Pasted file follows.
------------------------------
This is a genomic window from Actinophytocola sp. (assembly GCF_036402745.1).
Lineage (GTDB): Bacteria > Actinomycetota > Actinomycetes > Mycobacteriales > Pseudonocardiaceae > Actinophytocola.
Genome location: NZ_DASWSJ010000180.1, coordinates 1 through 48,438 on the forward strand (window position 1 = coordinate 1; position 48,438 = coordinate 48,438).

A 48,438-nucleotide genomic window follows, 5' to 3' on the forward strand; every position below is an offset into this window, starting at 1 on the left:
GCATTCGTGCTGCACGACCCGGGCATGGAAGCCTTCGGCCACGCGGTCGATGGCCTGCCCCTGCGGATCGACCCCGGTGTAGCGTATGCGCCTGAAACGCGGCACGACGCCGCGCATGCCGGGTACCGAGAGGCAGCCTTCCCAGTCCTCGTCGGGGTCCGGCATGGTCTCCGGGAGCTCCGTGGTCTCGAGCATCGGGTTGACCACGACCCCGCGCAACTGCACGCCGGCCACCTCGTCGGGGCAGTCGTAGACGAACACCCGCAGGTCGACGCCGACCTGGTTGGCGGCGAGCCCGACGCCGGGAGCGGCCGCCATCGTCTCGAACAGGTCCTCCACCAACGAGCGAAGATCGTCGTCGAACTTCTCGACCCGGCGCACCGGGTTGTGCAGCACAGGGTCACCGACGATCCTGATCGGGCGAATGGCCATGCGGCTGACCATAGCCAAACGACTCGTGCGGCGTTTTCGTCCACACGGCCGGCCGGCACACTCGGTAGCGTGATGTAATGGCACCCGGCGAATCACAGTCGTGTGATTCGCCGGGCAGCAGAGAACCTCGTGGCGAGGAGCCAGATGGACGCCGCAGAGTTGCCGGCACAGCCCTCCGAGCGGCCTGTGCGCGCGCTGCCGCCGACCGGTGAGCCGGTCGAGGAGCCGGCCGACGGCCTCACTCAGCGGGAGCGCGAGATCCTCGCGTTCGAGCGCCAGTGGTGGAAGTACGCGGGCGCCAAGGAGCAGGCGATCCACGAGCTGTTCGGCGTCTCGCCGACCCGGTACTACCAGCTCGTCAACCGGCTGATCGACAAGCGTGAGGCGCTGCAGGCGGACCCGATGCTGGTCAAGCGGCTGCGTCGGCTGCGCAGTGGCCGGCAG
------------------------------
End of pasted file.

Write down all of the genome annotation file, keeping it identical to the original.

This is a genomic window from Actinophytocola sp. (assembly GCF_036402745.1).
Lineage (GTDB): Bacteria > Actinomycetota > Actinomycetes > Mycobacteriales > Pseudonocardiaceae > Actinophytocola.
Genome location: NZ_DASWSJ010000180.1, coordinates 1 through 48,438 on the forward strand (window position 1 = coordinate 1; position 48,438 = coordinate 48,438).

A 48,438-nucleotide genomic window follows, 5' to 3' on the forward strand; every position below is an offset into this window, starting at 1 on the left:
GCATTCGTGCTGCACGACCCGGGCATGGAAGCCTTCGGCCACGCGGTCGATGGCCTGCCCCTGCGGATCGACCCCGGTGTAGCGTATGCGCCTGAAACGCGGCACGACGCCGCGCATGCCGGGTACCGAGAGGCAGCCTTCCCAGTCCTCGTCGGGGTCCGGCATGGTCTCCGGGAGCTCCGTGGTCTCGAGCATCGGGTTGACCACGACCCCGCGCAACTGCACGCCGGCCACCTCGTCGGGGCAGTCGTAGACGAACACCCGCAGGTCGACGCCGACCTGGTTGGCGGCGAGCCCGACGCCGGGAGCGGCCGCCATCGTCTCGAACAGGTCCTCCACCAACGAGCGAAGATCGTCGTCGAACTTCTCGACCCGGCGCACCGGGTTGTGCAGCACAGGGTCACCGACGATCCTGATCGGGCGAATGGCCATGCGGCTGACCATAGCCAAACGACTCGTGCGGCGTTTTCGTCCACACGGCCGGCCGGCACACTCGGTAGCGTGATGTAATGGCACCCGGCGAATCACAGTCGTGTGATTCGCCGGGCAGCAGAGAACCTCGTGGCGAGGAGCCAGATGGACGCCGCAGAGTTGCCGGCACAGCCCTCCGAGCGGCCTGTGCGCGCGCTGCCGCCGACCGGTGAGCCGGTCGAGGAGCCGGCCGACGGCCTCACTCAGCGGGAGCGCGAGATCCTCGCGTTCGAGCGCCAGTGGTGGAAGTACGCGGGCGCCAAGGAGCAGGCGATCCACGAGCTGTTCGGCGTCTCGCCGACCCGGTACTACCAGCTCGTCAACCGGCTGATCGACAAGCGTGAGGCGCTGCAGGCGGACCCGATGCTGGTCAAGCGGCTGCGTCGGCTGCGCAGTGGCCGGCAG